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How much weight does undergrad major have?

  1. Nov 6, 2004 #1
    Hey guys, i just started my undergrad studies, and by the end of year one i will need to select my "Major" (this is a danish school so it's not quite the same system as USA, but i think major is about the same). Basicly i can choose from Bio/astro/geo physics, as well as just pure physics and meteorology (sp?).

    I'm kinda torn in what to select, astro is what kind of interests me the most, but i don't see it being very applicable in the workmarket apart from a teaching job. While pure physics is also fun, it's a LOT of elective courses. Geophysics and meteorology don't really interest me that much (although the school is aparently very advanced in the whole glacier drilling thing). Biophysics DOES interest me to a point, it does seem interesting, and also it seems like a field where a lot of interesting research is left to be done (and i'm thinking a biophysicist would have more marketable skills then an astrophysicist).

    Couple this with that i'm not really too sure in what field i want to be in and i'm pretty much at a loss :) the most fun to me would seem to be going into the astrophysics, but i'm unsure how much that limits my choices after my BS degree. Is it easy to switch directions to some other field of physics after my BS if i find something else more interesting? Or am i confined by my undergraduate studie direction ?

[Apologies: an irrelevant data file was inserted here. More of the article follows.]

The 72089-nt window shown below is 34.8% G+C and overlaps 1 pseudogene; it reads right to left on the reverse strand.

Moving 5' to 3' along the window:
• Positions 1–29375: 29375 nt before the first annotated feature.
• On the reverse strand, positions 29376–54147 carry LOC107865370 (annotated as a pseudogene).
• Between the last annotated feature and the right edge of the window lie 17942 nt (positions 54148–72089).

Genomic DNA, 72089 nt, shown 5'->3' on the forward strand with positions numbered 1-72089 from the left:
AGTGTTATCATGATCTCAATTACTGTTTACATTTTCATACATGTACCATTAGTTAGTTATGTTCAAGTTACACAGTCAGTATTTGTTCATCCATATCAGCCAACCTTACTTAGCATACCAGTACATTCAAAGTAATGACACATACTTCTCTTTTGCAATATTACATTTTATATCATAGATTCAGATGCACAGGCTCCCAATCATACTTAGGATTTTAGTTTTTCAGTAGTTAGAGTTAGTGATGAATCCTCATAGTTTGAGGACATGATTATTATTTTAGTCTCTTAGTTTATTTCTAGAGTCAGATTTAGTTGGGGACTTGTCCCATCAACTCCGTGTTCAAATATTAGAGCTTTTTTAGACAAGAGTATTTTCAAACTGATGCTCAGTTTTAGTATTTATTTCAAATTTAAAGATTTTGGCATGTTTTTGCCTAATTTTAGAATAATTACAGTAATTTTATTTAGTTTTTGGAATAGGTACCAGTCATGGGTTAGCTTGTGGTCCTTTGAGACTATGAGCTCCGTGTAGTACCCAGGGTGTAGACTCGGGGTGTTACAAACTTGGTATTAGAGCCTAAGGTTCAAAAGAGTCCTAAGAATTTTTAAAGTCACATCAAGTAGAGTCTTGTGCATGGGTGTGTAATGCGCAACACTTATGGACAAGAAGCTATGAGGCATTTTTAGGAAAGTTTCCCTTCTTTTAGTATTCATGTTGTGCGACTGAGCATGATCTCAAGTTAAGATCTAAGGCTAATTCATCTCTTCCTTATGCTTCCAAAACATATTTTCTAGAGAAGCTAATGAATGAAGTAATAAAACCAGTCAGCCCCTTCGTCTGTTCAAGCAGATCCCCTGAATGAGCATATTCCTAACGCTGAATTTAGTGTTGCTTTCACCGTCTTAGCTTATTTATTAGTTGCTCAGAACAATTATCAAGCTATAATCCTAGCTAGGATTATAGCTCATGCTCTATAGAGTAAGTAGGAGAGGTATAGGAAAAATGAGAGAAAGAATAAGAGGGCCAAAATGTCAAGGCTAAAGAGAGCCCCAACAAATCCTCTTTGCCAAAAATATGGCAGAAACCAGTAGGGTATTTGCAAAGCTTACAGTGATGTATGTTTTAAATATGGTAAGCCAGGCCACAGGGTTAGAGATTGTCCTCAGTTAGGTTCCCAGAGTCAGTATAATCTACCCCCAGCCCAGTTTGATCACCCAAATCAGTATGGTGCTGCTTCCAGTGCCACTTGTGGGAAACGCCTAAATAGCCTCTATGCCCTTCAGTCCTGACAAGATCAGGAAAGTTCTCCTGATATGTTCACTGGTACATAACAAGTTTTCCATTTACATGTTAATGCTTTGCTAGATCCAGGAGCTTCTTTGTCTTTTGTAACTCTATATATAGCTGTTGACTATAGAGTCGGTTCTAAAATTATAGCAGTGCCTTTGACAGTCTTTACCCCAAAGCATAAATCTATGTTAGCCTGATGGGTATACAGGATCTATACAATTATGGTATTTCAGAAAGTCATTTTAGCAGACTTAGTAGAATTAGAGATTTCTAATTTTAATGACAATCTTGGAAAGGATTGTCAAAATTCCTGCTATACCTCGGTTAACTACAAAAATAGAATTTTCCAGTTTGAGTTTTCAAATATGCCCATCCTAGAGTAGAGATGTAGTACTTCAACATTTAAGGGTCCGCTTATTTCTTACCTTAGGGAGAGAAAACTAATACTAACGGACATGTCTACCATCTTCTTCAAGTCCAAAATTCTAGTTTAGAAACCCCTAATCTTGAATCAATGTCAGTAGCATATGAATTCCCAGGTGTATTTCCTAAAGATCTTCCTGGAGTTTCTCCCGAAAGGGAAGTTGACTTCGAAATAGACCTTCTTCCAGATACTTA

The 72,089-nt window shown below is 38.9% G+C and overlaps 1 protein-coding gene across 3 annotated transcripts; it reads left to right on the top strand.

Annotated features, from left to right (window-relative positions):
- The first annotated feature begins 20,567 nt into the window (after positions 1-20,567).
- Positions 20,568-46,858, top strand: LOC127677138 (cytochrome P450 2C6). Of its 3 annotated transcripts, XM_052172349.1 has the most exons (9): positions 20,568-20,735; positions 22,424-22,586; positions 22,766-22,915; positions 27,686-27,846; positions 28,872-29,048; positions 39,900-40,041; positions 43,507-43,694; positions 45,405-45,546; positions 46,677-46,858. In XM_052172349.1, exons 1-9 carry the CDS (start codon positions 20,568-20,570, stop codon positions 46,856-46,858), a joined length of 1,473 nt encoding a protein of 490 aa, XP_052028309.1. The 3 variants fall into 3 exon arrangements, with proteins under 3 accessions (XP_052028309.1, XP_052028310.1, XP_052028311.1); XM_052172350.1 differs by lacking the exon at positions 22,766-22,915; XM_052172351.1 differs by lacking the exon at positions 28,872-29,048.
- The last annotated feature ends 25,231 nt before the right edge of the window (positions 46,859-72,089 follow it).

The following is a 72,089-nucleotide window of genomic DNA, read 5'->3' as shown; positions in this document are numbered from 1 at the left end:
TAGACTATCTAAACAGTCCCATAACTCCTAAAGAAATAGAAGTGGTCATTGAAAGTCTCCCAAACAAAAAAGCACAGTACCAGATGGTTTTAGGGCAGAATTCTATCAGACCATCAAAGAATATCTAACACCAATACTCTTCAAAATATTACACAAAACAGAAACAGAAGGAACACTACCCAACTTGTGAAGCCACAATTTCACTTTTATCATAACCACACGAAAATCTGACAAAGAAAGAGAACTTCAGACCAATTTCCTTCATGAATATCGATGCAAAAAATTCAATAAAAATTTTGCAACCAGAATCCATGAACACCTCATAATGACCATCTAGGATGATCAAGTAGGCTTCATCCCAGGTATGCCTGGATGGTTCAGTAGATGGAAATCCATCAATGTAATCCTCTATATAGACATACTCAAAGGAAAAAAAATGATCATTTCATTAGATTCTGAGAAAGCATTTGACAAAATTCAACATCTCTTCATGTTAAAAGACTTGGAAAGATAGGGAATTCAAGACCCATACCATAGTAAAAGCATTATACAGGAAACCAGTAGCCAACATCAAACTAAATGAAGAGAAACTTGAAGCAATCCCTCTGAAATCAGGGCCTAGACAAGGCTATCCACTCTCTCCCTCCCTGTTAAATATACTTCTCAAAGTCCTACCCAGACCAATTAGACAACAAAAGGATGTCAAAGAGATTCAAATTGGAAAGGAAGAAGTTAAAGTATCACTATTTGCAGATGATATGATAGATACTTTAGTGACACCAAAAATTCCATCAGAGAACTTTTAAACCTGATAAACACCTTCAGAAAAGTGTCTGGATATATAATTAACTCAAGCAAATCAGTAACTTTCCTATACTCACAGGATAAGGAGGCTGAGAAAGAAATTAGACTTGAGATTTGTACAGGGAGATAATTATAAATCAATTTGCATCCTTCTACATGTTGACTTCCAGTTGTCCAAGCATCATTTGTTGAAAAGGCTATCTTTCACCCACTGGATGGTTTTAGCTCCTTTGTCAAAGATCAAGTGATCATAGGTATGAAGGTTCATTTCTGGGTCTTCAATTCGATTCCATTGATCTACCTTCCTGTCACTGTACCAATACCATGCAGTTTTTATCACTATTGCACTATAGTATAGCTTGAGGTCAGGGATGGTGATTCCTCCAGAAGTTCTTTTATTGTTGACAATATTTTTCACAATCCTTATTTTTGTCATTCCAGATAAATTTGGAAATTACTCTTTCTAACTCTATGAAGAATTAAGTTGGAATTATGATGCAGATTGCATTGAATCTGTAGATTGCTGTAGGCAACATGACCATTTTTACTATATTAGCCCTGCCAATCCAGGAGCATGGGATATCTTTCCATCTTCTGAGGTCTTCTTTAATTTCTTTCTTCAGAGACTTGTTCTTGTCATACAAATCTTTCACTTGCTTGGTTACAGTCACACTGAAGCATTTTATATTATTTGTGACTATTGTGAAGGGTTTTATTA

Also, in regards to the biophysics. It does interest me to an extent, but i've never really had a big interest/knowledge in biology. Are biophysics very similar to biology or is it more "physics" oriented (not sure really how to put to words what i'm thinking about).
  2. jcsd
  3. Nov 8, 2004 #2
    A lot of people who do astrophysics usually end up working for the government or teaching at a major university. Both astrophysics and biophysics have excellent applications in the real world. There are many other fields of physics though than these which you mentioned: nuclear physics, low/medium/high energy physics, plasma physics, etcc...
  4. Nov 8, 2004 #3
    If you get a major say in physics, than what you can do, is go to grad school in astrophysics or anything else you want. The thing which is really important is your BS/BA in physics. The reason i know all this is because I'm in my senior year of undergraduate here in the US, and am looking at grad schools.
  5. Nov 8, 2004 #4
    thanks for your response :) I realize there are other fields, but those are the ones offered at my school in the BS field.

    If i get my BS in say Astrophysics, could i then switch once i move on to graduate studies and do my master in some other field of physics?
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